Isn’t this precisely what this system is designed to do?
Why would anyone express surprise when a military program designed to control the narrative, and censor facets that can turn ‘public opinion’ against it, does what it is designed to do?
We have to remember that The New York Times was one of the newspapers at the forefront of the jingoism towards this illegal and unnecessary war. Their reporters – including the ‘fabulous’ Judith Miller, embedded with the Bush administration and regurgitating its lies to the broader American public. They were amongst the many mainstream journalism outlets that offered no protests were offered when the ‘embed’ program was first introduced. The paper that employs Michael Kamber has never felt it necessary to challenge the military’s ‘embed’ program and in fact understands very well what it can offer and produce. This paper’s particularly close collaboration with US administrations is quite well known, and in fact was inadvertently revealed some months earlier. To say nothing really about the fact that for the last seven years a number of ‘embedded’ reporters and photographers have gone on to win major journalism and photojournalism awards, thereby sanctioning what is basically a military propaganda program as a news reporting method.
While those who dared to work outside the program – the ‘unilaterals’ in the Gulf War, or Al-Jazeera correspondents working the ‘other’ side, were harassed, fired upon and in many instances killed. We remember the attacks on the Al-Jazeera headquarters in both Afghanistan and Iraq. The necessity of ‘embedding’ was created by the promise of violence and threat if one did not. Today all reporters reporting our wars have learned this lesson well. In fact, being embedded has become the only way to report on any way, anywhere in the world, as militaries across the globe has seen the success with which the US military fended off criticism and critical examination of its war effort.
Michael Kamber is a talented reporter and a talented photographer. So my confusion stems from his rather short-sighted criticism of the military doing what it always said it would do. Their latest embed rules – see USF-I NEWS MEDIA GROUND RULES Jan 2010, have been in effect since January of 2010 and if you are signing these documents before you proceed, why complain about them later? More egregiously, if you are signing up to participate in a propaganda program, why pretend that you are working with the ethics and rules of a ‘free press’?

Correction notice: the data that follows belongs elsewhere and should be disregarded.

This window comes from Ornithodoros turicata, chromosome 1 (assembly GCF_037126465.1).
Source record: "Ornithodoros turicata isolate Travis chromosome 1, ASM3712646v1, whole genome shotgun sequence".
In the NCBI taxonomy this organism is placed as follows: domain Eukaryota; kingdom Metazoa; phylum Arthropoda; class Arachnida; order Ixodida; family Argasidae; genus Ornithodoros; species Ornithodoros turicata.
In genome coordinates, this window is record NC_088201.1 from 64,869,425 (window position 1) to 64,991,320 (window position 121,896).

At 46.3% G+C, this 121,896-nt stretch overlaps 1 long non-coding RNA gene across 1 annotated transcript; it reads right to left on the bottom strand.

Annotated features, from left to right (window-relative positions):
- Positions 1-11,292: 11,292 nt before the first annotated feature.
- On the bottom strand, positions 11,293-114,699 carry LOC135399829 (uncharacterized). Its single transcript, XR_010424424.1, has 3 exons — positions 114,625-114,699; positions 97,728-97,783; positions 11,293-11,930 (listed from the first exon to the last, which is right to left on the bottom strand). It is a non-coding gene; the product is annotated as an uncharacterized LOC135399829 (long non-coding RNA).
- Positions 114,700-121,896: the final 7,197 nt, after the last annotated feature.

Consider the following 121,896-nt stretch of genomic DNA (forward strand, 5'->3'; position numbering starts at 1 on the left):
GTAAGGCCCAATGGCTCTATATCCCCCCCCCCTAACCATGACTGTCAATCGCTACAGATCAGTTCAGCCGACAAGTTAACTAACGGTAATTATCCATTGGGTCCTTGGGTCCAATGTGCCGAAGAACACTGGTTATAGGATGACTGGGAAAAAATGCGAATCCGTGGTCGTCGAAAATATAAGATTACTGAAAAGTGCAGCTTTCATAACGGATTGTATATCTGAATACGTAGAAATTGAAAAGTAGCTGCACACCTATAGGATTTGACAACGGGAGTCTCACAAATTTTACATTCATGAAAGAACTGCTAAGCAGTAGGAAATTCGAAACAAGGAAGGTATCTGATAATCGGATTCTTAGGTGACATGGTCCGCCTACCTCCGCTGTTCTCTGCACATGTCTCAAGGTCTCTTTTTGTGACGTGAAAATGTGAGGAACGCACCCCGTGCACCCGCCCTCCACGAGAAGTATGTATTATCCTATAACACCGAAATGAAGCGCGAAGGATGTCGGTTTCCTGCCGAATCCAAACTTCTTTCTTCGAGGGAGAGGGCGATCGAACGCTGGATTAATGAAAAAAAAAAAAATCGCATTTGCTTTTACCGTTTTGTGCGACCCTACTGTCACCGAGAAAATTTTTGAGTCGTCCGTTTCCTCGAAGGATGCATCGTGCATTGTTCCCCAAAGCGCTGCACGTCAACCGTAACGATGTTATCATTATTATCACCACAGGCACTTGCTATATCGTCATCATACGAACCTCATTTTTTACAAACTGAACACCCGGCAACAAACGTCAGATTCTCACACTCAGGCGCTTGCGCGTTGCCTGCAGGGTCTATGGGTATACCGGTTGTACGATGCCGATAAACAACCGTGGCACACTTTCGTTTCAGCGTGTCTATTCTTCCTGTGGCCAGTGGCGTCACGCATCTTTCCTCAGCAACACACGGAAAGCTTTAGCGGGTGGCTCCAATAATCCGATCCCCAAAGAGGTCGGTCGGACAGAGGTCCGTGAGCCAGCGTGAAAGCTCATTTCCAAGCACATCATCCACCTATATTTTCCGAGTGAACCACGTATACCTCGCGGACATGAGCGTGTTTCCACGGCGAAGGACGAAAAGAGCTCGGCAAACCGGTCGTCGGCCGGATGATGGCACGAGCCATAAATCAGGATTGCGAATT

I respect photographers like Ashley Gilbertson and Chris Hondros who never allow you to believe that their sold their intelligence and eye to the program. Their work, despite the restrictions, suggests a resistance to the efforts of the propaganda machine. How well they succeed is hard to tell, but from their images and words you can see that they are trying.
Michael Kamber also points out the importance of creating a ‘full document’ of the war. But wouldn’t such a document, should it ever be produce, require the rigorous and honest documentation of the experiences of the Iraqi’s who resisted and continue to resist the American presence? Can a ‘full document’ of the war even be created by simply ‘embedding’ with one of the protagonists of the conflict?
I would think not.
Wikileaks has just released a large tranch of Iraqr files. The Iraq War Logs make for eye-opening reading, and a corrective one. The New Yor Times has a full discussion about them as well (You have to admire the paper’s rich resources to put all this together so quickly!) Reading them one is struck by the brutality of military occupation, and the inhumanity that is necessary to maintain it. We already know this from Gaza and the West Bank, but it is obvious that the war that is presented to us on our TV screens and morning newspapers, is not the same war that is being reported from on the ground. As Al-Jazeera points out, they make for some disturbing reading: